Pershing Park

It might come as a surprise to visitors to Washington that there’s no national memorial to World War I: The temple-like shrine on the Mall is dedicated only to veterans who hailed from the District of Columbia. Plans are afoot, however, to turn Pershing Park — which features a statue of General of the Armies John J. Pershing — into a national memorial. Organizers will be hosting a “first look” preview in Pershing Park, with discussions about the roles Native Americans, women, and minorities played in the war; live music; and a World War I film festival. Through Monday at Pershing Park , 15th and E streets NW. Open 11 a.m. to 5 p.m. Events are free, but some require reservations.

Woodrow Wilson House

When World War I broke out, in 1914, President Woodrow Wilson was determined to keep America neutral; his successful 1916 reelection campaign even used the slogan “He Kept Us Out of War.” (Five months later, however, he asked Congress for a declaration of war against Germany.) Wilson purchased a house in Kalorama after leaving office, which is now a museum and memorial. On Veterans Day, tours of the house will be offered every hour on the hour. Sunday from noon to 4 p.m. at the Woodrow Wilson House, 2340 S St. NW. Adults $5-$10, children younger than 12 free. Admission is free for veterans and their families on Sunday.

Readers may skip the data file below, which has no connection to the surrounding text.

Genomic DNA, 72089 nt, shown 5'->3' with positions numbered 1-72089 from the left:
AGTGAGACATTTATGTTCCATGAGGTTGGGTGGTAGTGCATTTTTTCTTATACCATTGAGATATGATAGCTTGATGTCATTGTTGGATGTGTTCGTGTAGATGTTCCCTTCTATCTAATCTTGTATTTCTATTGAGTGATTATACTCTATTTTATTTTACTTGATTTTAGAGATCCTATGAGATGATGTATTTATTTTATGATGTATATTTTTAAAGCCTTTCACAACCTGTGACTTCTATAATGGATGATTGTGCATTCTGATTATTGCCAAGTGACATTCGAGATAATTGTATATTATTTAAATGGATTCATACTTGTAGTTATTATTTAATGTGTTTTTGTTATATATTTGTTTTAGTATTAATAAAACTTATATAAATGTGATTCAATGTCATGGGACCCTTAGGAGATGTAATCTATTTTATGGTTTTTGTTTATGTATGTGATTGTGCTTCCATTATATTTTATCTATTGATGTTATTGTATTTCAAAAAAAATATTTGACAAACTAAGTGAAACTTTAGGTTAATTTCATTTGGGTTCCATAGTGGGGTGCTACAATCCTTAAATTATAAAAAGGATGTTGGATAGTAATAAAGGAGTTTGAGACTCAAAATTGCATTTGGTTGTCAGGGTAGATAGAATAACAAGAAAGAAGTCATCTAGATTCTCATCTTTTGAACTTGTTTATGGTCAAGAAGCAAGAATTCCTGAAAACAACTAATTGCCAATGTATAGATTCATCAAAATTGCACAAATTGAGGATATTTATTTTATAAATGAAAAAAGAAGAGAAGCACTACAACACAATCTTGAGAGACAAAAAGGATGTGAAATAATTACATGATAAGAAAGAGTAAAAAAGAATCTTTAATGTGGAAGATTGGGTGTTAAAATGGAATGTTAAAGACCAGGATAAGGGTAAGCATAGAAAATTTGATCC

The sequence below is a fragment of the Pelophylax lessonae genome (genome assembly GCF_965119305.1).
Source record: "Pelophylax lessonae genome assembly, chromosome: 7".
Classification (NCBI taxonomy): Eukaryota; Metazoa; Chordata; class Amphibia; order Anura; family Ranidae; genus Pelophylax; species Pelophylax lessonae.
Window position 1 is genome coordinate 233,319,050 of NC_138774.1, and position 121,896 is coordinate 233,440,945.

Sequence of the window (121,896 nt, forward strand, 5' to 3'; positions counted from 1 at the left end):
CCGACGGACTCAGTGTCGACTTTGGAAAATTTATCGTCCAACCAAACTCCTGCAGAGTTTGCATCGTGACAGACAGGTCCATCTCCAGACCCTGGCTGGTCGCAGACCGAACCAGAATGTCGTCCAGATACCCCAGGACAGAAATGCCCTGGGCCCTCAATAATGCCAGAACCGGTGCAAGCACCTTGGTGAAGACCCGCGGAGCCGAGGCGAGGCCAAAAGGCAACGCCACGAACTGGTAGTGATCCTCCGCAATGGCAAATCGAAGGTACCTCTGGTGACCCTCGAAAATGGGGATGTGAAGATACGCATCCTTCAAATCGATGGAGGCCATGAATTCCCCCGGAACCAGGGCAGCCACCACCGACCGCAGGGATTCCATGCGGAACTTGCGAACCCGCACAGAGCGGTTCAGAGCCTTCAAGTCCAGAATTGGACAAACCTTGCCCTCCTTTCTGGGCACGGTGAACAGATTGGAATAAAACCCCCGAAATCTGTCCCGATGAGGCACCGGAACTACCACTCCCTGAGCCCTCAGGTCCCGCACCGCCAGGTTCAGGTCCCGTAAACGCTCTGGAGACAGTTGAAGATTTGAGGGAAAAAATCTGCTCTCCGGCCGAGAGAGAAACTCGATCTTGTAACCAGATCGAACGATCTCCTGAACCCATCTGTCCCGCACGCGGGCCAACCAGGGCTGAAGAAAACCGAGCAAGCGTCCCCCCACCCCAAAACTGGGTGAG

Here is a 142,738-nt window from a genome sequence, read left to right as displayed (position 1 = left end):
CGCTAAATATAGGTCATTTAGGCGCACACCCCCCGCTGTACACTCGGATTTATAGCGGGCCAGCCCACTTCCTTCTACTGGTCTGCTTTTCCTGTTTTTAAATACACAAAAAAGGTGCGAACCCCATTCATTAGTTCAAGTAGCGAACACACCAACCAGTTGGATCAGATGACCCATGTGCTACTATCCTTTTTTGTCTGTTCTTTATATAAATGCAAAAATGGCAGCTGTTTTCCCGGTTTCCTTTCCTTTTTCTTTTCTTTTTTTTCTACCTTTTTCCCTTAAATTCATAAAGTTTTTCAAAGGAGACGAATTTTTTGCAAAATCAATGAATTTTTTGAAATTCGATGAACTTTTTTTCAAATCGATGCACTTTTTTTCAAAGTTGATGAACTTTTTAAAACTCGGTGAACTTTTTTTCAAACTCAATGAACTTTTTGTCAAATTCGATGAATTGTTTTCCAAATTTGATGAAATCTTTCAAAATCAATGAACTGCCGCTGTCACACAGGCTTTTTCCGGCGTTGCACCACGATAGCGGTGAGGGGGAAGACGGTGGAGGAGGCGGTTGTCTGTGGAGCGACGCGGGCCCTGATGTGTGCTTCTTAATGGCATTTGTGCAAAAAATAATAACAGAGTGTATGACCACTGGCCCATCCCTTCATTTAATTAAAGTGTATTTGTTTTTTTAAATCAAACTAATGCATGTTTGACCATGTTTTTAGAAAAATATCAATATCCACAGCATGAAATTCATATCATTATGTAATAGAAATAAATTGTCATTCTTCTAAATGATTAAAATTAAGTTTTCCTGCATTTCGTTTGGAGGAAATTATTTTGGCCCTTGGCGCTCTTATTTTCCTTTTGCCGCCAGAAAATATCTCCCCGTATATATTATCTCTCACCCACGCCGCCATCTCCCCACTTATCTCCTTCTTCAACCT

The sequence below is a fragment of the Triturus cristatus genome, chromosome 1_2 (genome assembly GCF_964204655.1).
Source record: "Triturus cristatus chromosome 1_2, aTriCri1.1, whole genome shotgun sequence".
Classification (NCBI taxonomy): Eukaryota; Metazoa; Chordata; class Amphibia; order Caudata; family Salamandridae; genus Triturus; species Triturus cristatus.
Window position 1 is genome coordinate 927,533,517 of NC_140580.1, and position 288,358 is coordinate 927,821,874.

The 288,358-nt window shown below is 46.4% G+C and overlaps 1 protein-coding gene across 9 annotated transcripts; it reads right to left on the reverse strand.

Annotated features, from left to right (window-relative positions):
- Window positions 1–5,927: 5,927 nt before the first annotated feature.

~And as always…

~Live Free Ride Hard~

100th Anniversary







Let AMERiders keep you up to date with information on 100th Anniversary of Veteran’s Day

And as always don’t forget to send us your stories, pictures, and events for posting to GALLERY.AMERIDERS @ GMAIL.COM  and we will post them for you. The more people that know about your event the better and we are offering free advertising. We would also love to hear about your rides and love to see those bikes so send those stories and pictures.

Like what you just read? Share it on social media ( Facebook, Twitter, Pinterest, Google+, and Instagram) with others and let them get the information and benefit from it as well.